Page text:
While those in the highest pay bracket have enjoyed an increase in their wages amounting to more than £4200 a year, the bottom 10% are struggling to find the working hours they need to make ends meet.
Hit with a substantial decline in their take-home pay, those in low-paid jobs such as cleaners face an uncertain future unless action is taken to reverse current trends, the STUC, which produced the report, has claimed.
Stephen Boyd, assistant secretary of the Scottish Trades Union Congress, warned of an urgent need to address the growing gap between those at the higher end of the pay bracket and those at the lowest, revealed in the organisations 2014 Budget Submission.
He said: "We really need to think about what the growing number of poorly paid jobs means to us as a society - is this the way we want to go?
"Unless you address the labour market failures at both ends of the spectrum, where those in the very upper echelons are able to control the labour market in a way that means it doesn't function as a market at all and they can pay themselves what they want, while those at the bottom are left to scrape by on too few hours on a minimum wage, you are never going to address inequality.
"Now is the time for politicians to grasp that. If they don't, we are going to see these trends become further imbedded."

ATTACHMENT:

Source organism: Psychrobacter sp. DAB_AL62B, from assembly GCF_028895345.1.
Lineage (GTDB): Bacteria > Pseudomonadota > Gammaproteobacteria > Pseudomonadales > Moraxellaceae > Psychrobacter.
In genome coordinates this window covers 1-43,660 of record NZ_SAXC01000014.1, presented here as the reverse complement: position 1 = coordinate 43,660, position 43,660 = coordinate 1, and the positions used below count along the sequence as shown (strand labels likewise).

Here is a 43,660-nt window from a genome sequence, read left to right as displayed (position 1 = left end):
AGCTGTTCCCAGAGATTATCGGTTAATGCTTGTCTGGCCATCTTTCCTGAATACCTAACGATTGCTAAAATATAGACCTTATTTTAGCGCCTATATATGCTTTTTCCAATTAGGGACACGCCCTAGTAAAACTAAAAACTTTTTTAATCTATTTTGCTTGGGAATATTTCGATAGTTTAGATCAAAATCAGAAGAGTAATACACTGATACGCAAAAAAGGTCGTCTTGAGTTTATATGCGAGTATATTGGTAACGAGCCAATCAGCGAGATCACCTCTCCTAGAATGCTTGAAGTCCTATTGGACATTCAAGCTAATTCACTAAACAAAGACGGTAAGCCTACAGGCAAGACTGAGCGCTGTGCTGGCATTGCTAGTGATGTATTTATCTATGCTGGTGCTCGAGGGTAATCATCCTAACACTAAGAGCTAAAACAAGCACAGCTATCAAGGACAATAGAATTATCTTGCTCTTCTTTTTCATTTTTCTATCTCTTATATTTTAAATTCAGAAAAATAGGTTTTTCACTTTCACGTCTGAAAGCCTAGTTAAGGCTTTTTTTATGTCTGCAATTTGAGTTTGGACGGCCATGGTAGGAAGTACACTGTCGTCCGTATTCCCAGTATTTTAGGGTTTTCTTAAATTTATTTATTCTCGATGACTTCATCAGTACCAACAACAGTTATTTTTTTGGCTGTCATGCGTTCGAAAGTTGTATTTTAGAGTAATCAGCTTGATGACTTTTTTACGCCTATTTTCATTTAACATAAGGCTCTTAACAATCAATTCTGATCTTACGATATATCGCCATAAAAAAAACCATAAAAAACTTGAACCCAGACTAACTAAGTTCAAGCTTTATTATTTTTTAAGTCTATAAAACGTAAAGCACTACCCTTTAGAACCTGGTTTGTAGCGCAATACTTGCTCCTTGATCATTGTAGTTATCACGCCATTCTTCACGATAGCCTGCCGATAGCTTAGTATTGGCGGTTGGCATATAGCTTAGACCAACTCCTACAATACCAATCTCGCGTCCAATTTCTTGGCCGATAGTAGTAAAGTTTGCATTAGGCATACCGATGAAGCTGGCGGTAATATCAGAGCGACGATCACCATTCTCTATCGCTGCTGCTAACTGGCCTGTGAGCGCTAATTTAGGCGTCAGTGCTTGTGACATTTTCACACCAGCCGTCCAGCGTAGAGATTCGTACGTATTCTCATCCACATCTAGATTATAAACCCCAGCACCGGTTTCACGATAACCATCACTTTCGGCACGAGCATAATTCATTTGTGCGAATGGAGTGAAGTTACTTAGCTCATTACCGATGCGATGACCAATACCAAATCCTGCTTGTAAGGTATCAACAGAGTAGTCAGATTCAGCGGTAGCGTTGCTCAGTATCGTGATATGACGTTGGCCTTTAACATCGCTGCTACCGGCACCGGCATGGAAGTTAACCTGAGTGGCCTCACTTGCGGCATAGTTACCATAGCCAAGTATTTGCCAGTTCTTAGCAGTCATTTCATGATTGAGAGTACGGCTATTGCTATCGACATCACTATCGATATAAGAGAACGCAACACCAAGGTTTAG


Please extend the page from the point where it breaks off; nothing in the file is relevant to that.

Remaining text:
Overall, the bottom 10% of the 70,000 workers in elementary occupations, such as cleaners, have seen their wages fall by 14.8% between 2009 and 2013 before adjusting for inflation.
The bottom 10% of the 180,000 workers in elementary administrative service jobs, such as postal workers and hospital porters, suffered a nominal decline of 9%.
As the minimum wage - currently £6.31 for over-21s - protects workers, it appears wage falls are driven by cuts in working hours.
Meanwhile, the top 10% of corporate managers and directors enjoyed an increase in gross weekly wages of £82 per week, or £4290 a year.
Boyd said the Scottish labour market was becoming a "more insecure and unwelcoming" place where workers could not be guaranteed security.
Boyd said: "We have seen the labour market over the course of the last six years react to the fall in economic output very differently than it has in previous recessions, so unemployment never reached as high a level as we might have expected.
"But what we have seen beneath that is a huge rise in under-employment and people not able to find enough hours to make ends meet."